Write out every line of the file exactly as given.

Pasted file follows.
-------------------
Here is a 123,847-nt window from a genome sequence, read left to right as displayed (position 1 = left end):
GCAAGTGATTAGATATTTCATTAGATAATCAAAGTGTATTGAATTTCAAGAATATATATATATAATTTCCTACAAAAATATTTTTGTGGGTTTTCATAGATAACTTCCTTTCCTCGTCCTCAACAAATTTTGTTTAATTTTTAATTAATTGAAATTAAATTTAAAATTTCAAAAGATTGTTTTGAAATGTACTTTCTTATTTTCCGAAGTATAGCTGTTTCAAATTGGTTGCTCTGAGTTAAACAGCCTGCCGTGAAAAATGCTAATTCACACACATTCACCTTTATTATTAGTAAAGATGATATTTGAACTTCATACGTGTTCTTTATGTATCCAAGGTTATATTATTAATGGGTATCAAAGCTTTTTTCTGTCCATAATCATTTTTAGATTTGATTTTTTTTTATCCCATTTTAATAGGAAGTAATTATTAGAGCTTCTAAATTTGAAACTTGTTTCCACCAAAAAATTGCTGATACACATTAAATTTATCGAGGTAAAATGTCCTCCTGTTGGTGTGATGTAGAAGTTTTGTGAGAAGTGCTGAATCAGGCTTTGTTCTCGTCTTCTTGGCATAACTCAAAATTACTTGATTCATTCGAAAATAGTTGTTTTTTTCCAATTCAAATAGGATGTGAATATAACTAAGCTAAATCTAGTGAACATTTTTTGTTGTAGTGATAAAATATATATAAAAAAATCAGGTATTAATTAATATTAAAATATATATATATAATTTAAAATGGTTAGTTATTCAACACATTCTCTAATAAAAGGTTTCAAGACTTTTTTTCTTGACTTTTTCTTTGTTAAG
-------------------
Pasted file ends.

Here is a 123,847-nt window from a genome sequence, read left to right as displayed (position 1 = left end):
GCAAGTGATTAGATATTTCATTAGATAATCAAAGTGTATTGAATTTCAAGAATATATATATATAATTTCCTACAAAAATATTTTTGTGGGTTTTCATAGATAACTTCCTTTCCTCGTCCTCAACAAATTTTGTTTAATTTTTAATTAATTGAAATTAAATTTAAAATTTCAAAAGATTGTTTTGAAATGTACTTTCTTATTTTCCGAAGTATAGCTGTTTCAAATTGGTTGCTCTGAGTTAAACAGCCTGCCGTGAAAAATGCTAATTCACACACATTCACCTTTATTATTAGTAAAGATGATATTTGAACTTCATACGTGTTCTTTATGTATCCAAGGTTATATTATTAATGGGTATCAAAGCTTTTTTCTGTCCATAATCATTTTTAGATTTGATTTTTTTTTATCCCATTTTAATAGGAAGTAATTATTAGAGCTTCTAAATTTGAAACTTGTTTCCACCAAAAAATTGCTGATACACATTAAATTTATCGAGGTAAAATGTCCTCCTGTTGGTGTGATGTAGAAGTTTTGTGAGAAGTGCTGAATCAGGCTTTGTTCTCGTCTTCTTGGCATAACTCAAAATTACTTGATTCATTCGAAAATAGTTGTTTTTTTCCAATTCAAATAGGATGTGAATATAACTAAGCTAAATCTAGTGAACATTTTTTGTTGTAGTGATAAAATATATATAAAAAAATCAGGTATTAATTAATATTAAAATATATATATATAATTTAAAATGGTTAGTTATTCAACACATTCTCTAATAAAAGGTTTCAAGACTTTTTTTCTTGACTTTTTCTTTGTTAAG